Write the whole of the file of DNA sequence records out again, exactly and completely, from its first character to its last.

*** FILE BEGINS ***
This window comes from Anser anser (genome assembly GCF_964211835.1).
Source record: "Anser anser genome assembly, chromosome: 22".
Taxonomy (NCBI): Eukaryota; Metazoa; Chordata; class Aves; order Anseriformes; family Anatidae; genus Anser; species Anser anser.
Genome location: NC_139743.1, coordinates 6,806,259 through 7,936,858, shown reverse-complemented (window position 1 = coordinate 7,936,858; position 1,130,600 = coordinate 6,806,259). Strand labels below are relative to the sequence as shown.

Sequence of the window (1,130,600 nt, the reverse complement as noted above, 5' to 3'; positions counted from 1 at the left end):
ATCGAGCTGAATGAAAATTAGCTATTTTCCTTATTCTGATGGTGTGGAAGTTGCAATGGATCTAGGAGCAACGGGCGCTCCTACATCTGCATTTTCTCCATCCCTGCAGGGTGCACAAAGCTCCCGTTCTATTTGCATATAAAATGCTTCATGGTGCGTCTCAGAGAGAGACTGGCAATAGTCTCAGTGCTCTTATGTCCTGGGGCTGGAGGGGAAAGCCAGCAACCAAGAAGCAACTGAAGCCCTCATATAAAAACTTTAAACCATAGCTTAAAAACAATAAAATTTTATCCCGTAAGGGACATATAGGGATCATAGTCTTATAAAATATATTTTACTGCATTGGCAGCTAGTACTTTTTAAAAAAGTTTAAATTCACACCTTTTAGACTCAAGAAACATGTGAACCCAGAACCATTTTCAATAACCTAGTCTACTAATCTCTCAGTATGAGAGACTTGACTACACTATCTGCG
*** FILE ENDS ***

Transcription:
This window comes from Anser anser (genome assembly GCF_964211835.1).
Source record: "Anser anser genome assembly, chromosome: 22".
Taxonomy (NCBI): Eukaryota; Metazoa; Chordata; class Aves; order Anseriformes; family Anatidae; genus Anser; species Anser anser.
Genome location: NC_139743.1, coordinates 6,806,259 through 7,936,858, shown reverse-complemented (window position 1 = coordinate 7,936,858; position 1,130,600 = coordinate 6,806,259). Strand labels below are relative to the sequence as shown.

Sequence of the window (1,130,600 nt, the reverse complement as noted above, 5' to 3'; positions counted from 1 at the left end):
ATCGAGCTGAATGAAAATTAGCTATTTTCCTTATTCTGATGGTGTGGAAGTTGCAATGGATCTAGGAGCAACGGGCGCTCCTACATCTGCATTTTCTCCATCCCTGCAGGGTGCACAAAGCTCCCGTTCTATTTGCATATAAAATGCTTCATGGTGCGTCTCAGAGAGAGACTGGCAATAGTCTCAGTGCTCTTATGTCCTGGGGCTGGAGGGGAAAGCCAGCAACCAAGAAGCAACTGAAGCCCTCATATAAAAACTTTAAACCATAGCTTAAAAACAATAAAATTTTATCCCGTAAGGGACATATAGGGATCATAGTCTTATAAAATATATTTTACTGCATTGGCAGCTAGTACTTTTTAAAAAAGTTTAAATTCACACCTTTTAGACTCAAGAAACATGTGAACCCAGAACCATTTTCAATAACCTAGTCTACTAATCTCTCAGTATGAGAGACTTGACTACACTATCTGCG